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Re: Alternative input formats

From: Stephen J. Turnbull
Subject: Re: Alternative input formats
Date: Tue, 09 Dec 2014 16:52:06 +0900

Mike Gerwitz writes:
 > Stephen Turnbull wrote:

 > > Other than that we need faces, and I would suggest prohibiting EM (and
 > > I!) and STRONG (ditto B!) elements in favor of semantic markup on DIV
 > > and SPAN elements ('class="nextNode"' and the like).
 > As was mentioned already, the whole purpose of these elements is to
 > provide semantics to a document; classes exist purely for styling
 > (and many JavaScript programs use them as metadata, though that
 > practice is being largely deprecated by HTML5 data attributes).
 > Instead, the `article' tag was introduced, along with many others,
 > to provide a standard document structure.[1]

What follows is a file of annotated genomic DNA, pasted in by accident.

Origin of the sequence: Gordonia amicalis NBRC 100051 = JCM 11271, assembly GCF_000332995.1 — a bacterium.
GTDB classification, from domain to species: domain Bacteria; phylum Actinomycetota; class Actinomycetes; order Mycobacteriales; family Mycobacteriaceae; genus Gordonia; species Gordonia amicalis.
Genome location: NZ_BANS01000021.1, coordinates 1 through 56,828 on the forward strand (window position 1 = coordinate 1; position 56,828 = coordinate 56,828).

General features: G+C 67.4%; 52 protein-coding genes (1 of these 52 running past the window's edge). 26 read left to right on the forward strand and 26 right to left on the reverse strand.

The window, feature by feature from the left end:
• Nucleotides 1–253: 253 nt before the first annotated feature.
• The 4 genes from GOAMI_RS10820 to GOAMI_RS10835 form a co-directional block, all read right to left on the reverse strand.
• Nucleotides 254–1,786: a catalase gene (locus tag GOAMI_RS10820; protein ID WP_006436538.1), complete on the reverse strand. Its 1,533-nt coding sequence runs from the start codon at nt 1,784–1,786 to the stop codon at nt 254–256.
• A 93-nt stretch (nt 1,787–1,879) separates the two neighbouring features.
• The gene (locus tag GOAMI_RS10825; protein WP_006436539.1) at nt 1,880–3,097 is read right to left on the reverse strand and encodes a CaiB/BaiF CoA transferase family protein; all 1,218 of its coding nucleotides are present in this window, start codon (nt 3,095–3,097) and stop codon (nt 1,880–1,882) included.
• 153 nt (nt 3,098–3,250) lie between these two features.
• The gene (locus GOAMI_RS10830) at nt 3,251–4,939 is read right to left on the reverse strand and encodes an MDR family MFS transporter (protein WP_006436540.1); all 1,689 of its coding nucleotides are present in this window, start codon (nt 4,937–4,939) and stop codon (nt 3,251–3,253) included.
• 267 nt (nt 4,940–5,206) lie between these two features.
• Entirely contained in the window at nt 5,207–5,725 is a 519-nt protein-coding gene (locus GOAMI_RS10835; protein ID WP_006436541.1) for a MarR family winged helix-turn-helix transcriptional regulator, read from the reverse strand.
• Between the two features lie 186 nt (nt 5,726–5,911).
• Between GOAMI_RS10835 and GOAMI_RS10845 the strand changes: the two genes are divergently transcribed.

Sure.  I think that's great for blogs and possibly for Wikipedia.

However, as a non-expert in HTML5, what I worry is that the advantages
of the *semantic* markup in Texinfo which is *tuned* to multi-targeted
(media-wise) software manuals will be obscured by the standardization
process of translating to HTML5.  To recover them, you will have to
use some extension technique, such as "class" attributes or "data
attributes" (whatever they are).  If the standard semantics are quite
accurate for the elements used in Emacs manuals, fine, use the
standard elements.  But if they don't correspond quite accurately, I
personally prefer a language that says what it means even if it's
somewhat clumsy to read (remember, HTML is a *target* language for our
documents, not a source language).

Speaking of Texinfo markup semantics, that's one reason I'm not a big
fan of plain text markup for this purpose.  Sure, you can do it, but
it requires additional annoying syntax in languages like Markdown and
ReStructuredText.  It's hardly prettier and *much* less convenient
(for AUCTeX users) than Texinfo.

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